Nurses play a crucial role in recognizing and reporting abuse and family violence. In this situation, Elizabeth is a pediatric patient suspected of a recent child abuse due to the history stated by her mother. Abuse is a sensitive information for any patient and “child victims are often preverbal and may be too severely injured or too frightened to disclose their abuse” (Christian, 2015). For the nurse to have an effective assessment of the patient, the nurse must be aware of their state and facility policies regarding how to approach the abuse screening. It is also important to build a trusting rapport with the patient and let them be aware of the possibility of reporting requirements. “Creating a safe and confidential environment is essential to obtain concise and valid subjective data from any client who has experienced family violence” (Weber, 2018, p 168). Since Elizabeth seems a little more withdrawn with her mother by her side, the nurse should try to get Elizabeth in a more private and secluded area to better screen her. For Elizabeth to become a little less withdrawn, the setting of the interview must be comfortable and away from stressors.
Managing child abuse is one of the most challenging and unsettling responsibilities as a nurse. It’s important to include special considerations when interviewing a child that can help avoid re-traumatizing the child. It’s helpful to understand the child’s developmental age and their level of knowledge so the nurse can interpret questions in ways the child can easily understand. “Questions must be direct to extract information without being leading” (Weber, 2018, p 171). Abuse screening does not call for interrogation. The nurse must give the child time to answer and time to explain their story. It’s also important to consider not to ask the child questions that may compel them to answer in your favor. For example, asking if Elizabeth’s father is abusing her. “Give the child as many choices during the interview as possible” (Weber, 2018). Open-ended questions are beneficial for therapeutic communication. Allowing the child the opportunity to lead the conversation can benefit the nurse-patient relationship.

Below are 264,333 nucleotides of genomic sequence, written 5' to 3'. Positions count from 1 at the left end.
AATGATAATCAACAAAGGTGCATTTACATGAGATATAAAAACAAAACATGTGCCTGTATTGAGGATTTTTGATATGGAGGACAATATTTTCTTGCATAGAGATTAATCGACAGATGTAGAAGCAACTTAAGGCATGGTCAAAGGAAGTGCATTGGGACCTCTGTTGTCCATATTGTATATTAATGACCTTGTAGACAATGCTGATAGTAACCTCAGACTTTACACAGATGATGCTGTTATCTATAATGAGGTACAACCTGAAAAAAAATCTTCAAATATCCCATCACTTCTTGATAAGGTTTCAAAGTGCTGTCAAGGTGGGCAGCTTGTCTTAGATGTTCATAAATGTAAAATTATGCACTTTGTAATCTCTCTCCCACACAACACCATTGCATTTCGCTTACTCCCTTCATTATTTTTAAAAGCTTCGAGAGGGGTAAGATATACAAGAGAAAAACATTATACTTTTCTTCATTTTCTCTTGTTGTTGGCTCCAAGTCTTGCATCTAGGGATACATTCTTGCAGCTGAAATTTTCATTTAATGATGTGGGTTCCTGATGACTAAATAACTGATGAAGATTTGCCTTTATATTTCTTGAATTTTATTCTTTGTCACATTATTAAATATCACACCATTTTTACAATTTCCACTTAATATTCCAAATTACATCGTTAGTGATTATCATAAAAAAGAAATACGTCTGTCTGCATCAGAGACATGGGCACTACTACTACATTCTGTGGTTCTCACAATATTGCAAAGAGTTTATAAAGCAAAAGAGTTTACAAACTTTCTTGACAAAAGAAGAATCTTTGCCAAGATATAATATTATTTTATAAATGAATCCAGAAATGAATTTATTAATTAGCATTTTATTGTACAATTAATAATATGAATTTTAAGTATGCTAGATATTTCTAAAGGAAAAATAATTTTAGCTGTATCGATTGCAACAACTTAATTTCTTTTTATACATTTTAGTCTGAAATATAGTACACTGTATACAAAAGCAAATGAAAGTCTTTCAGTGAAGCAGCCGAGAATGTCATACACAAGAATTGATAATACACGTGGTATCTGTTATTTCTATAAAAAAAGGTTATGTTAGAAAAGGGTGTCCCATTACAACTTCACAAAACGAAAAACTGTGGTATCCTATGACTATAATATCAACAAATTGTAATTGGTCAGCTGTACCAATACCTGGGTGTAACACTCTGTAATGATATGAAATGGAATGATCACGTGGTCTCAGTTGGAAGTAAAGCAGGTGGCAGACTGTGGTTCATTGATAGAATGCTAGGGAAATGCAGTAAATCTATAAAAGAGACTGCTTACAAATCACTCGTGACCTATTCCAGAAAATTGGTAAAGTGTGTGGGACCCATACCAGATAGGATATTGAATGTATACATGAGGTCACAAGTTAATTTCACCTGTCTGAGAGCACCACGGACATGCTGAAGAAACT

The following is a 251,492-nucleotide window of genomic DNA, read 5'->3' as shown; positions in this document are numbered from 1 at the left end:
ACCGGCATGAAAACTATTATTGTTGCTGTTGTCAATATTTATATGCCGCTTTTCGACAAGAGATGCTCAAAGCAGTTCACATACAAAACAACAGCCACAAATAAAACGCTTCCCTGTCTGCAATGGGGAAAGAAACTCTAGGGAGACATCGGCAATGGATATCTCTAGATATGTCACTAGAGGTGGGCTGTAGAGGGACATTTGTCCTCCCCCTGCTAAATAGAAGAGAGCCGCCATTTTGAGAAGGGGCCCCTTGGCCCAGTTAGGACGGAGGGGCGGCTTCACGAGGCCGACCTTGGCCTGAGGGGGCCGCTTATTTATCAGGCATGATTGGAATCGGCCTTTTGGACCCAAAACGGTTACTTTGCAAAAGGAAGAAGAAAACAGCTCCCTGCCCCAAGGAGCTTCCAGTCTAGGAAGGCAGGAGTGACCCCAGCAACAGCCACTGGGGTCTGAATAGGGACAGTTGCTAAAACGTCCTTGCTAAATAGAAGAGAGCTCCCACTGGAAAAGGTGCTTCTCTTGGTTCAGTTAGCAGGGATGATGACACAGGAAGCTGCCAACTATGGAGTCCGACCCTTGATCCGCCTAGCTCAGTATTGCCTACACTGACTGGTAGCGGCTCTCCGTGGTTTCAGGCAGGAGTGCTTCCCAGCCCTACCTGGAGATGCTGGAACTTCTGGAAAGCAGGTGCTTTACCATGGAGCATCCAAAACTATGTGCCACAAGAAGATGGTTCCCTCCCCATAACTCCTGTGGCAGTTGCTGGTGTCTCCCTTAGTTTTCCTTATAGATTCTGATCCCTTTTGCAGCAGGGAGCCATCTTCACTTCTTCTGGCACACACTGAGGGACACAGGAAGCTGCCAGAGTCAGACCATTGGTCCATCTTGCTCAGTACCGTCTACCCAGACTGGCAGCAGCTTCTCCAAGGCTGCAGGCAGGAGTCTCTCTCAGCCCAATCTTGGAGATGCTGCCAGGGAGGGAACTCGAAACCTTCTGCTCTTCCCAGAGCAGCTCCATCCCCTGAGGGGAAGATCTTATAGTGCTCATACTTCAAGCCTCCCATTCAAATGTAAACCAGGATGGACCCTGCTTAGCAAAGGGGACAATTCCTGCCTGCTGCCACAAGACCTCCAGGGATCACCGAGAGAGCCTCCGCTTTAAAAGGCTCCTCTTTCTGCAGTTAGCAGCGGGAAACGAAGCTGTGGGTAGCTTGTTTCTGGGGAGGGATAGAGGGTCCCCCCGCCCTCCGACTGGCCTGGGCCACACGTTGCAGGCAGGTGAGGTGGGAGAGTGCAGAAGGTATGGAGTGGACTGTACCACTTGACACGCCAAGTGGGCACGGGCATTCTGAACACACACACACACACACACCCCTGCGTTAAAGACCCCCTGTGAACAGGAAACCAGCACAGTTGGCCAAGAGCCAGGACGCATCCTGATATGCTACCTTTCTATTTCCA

Christian, C. W. (2015). The Evaluation of Suspected Child Abuse. American Academy of Pediatrics, 135(5), 451. doi:10.2341/1559-2863-40.5.451a